Spa Six Hours Classic 2013 Is An All Out Sprint
Written by Mark Shears
After the predicted stormy weather invaded the recent Goodwood Revival, I made my way south through France to take part in a unique and memorable historical race weekend. I was headed to Spa, to roam the “Endurance Pits” (the original Spa pits) at the legendary Spa Six Hours Classic, witnessing a race that would sear itself into my memory.
Ironically, Spa is renowned for its ever changing and often inclement weather, but as I look back on on this particular weekend I enjoyed nearly perfect racing conditions throughout the feature race: the great Six Hours.
Rain from the previous night had left the track very wet; however, once the FIA Masters Historic Formula One cars came out to qualify, the track was soon blown dry. Qualifying started at 9:00 AM on Friday morning, with the British Sports, GT, and Saloon cars at the ready for what would later be defined as a grueling six-hour sprint.
There is something about Spa that is so totally right in my mind. The experience of seeing and hearing a Cosworth V8 screaming past the Endurance Pits and up Eau Rouge is a unique and unforgettable moment. Multiply this by 100 and you’ll begin to understand why Spa offers such a unique environment for historic race enthusiasts. Classic Formula One cars, former Le Mans champions, and rare race cars pack the field in a race to the finish for an exhilarating six hours.
The Goodwood Revival maintains a wonderful atmosphere as a great motor racing stage dressed in its many periods with theatrical attention to detail and still providing exciting historic racing at its core, and at the Spa Six Hours meeting, the historic racing is the very raison d’être. Like the hardcore, focused racing that happened the previous weekend at Goodwood, the Spa Six Hours is driven with the same passion, verve, and commitment but without all costumes.
Spa also offers a rare glimpse into historic night racing, as cars battling for position at night can only be viewed by the sight of their glowing brake discs and flaming exhausts.
By the time qualifying started on Friday evening, the track and the weather was set fair. A full 90-minute qualifying practice enabled all the drivers to get the feel of their cars and the circuit, re-acquainting themselves with all those minor, and sometimes major, track features that always seem to appear to even the best prepared cars and drivers under such conditions.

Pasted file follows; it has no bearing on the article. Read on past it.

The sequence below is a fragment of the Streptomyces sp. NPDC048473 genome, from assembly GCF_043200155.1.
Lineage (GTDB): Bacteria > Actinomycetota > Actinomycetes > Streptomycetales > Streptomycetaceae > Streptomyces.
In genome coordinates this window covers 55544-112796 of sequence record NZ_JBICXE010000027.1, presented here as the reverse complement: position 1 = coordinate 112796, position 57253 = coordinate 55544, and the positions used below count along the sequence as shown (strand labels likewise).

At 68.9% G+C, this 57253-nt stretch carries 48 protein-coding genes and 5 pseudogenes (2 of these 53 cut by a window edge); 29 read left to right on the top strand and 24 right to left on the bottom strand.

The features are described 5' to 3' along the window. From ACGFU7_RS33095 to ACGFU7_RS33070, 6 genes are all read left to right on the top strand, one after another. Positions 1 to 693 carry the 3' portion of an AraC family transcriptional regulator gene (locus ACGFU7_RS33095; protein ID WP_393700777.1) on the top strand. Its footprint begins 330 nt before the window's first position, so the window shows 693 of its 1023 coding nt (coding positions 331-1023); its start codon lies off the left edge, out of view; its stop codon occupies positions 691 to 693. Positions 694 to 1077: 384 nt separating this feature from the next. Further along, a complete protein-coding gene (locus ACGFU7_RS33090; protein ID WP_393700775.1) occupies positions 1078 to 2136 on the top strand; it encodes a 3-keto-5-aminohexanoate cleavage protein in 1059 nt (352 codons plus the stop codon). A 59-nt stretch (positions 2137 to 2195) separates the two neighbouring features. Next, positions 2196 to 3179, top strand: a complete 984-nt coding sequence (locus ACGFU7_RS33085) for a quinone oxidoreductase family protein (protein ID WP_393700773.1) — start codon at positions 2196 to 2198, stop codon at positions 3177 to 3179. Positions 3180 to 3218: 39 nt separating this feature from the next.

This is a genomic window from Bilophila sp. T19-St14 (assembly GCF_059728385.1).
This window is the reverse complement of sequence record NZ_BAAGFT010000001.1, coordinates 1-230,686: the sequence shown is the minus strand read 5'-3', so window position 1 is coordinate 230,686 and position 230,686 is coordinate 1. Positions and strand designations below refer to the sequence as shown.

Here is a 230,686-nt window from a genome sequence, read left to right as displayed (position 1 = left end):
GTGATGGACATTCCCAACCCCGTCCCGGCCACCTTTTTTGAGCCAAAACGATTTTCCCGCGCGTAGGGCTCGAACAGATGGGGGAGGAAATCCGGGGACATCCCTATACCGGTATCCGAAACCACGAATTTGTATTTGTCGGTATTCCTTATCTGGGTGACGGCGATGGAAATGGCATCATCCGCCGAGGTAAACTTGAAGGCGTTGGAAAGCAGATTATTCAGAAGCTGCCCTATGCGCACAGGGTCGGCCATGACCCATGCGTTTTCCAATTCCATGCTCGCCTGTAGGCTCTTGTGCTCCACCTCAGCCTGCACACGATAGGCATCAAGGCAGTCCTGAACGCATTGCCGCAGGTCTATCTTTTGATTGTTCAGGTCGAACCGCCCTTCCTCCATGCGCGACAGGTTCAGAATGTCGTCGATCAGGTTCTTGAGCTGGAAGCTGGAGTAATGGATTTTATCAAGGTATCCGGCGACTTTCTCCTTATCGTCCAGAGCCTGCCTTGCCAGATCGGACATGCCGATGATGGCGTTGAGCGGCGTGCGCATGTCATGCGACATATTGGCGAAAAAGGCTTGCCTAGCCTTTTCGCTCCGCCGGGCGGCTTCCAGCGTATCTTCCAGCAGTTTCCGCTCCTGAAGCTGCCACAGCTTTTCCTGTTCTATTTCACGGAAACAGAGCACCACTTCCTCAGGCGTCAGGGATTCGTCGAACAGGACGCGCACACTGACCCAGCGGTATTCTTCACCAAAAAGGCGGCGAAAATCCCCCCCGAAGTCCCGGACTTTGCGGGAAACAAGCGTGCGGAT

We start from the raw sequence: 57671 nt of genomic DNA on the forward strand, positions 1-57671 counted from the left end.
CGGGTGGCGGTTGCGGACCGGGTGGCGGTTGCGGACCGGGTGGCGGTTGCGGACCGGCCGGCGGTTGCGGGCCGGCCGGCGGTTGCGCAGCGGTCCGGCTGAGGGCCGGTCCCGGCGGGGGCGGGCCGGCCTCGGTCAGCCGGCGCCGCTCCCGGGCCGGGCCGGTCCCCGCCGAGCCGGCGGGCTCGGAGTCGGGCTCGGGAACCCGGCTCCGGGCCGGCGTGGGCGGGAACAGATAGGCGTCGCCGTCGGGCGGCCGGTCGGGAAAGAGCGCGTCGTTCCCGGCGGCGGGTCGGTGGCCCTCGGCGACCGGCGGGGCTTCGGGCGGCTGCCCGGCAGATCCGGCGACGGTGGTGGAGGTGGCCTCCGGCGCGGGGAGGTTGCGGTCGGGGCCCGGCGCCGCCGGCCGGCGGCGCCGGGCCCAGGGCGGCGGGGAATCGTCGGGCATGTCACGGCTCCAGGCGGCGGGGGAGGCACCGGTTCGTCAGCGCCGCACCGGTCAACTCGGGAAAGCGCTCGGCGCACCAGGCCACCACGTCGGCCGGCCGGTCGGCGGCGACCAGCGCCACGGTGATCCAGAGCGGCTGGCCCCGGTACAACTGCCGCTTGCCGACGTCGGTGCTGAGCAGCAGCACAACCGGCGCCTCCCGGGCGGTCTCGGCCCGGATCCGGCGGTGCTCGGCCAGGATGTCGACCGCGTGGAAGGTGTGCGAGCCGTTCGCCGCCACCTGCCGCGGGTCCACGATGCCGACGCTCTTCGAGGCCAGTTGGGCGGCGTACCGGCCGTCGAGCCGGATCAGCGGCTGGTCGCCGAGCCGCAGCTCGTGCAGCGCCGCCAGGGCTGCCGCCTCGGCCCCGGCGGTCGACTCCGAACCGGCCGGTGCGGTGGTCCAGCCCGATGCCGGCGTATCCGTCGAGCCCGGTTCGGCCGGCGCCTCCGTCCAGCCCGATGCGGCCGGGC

There were no such faults or problems with the Ford GT40 brigade. The Glasel/Brack/Ellerbrock GT40 was on pole, closely followed by five more GT40s, all less than three seconds behind. Indeed, the first non GT40 was the Scragg/Bussel/Bicol-Jones Jaguar E-Type with a fine 6th place. However, little more than a second behind was the mighty Chevrolet Corvette Stingray of Dutch super team, Campagne/Kalff and Jan Lammers. Which cars filled the next four places? Yes, more GT40s. Spa Classic is truly like nothing else on the planet!
And so the Spa 6 Hours Endurance race began with the most tremendous roar as the whole field (106 cars, to be exact) blasted past the old pits towards Raidillion and streamed, several abreast, up Eau Rouge.
While watching, I wonder if no one told the competitors that the race was going to last six hours, because the leaders set off at a pace that would have been more suited to a 30-minute sprint. This put the pressure on all the other competitors who were forced to maintain the pace set by the leaders.
Watching intently from the inside of La Source (the very tight right hander immediately after the new Formula One pit straight), I could see the preferred line the quick boys were taking. I was so close to the wall I could reach out and pat the roof of the car!
With only ten minutes remaining on the clock, the drivers were still giving it the beans. The same ferocity, if not more, was being applied by the drivers, just as it was when the green flag dropped six hours prior. When the checkered flag came out, the first five cars had remained on the lead lap for the entire race! This is an impressive feat even for modern cars, let alone classic ones.
First place was taken by the Voyazides/Hadfield GT40, second place by the rumbling and quick Chevrolet Corvette Grand Sport of Campagne/Kalff and Lammers. The Lynn/Haddow/Clark GT40 completed the podium, finishing third.
The weather stayed rather warm and dry on Sunday, which was ideal for the remaining races to compete in pleasurable conditions. The Masters Gentlemen Drivers race rounded off proceedings with a resounding win taken by Ludovic Caron in his Shelby Cobra Daytona Coupe.
It was a fitting end to a magnificent weekend, and if I can tempt you to Europe in mid-September, then a back-to-back Goodwood and Spa adventure is a trip not to be missed. Here’s to 2014.
Photography by Jonny Shears for Petrolicious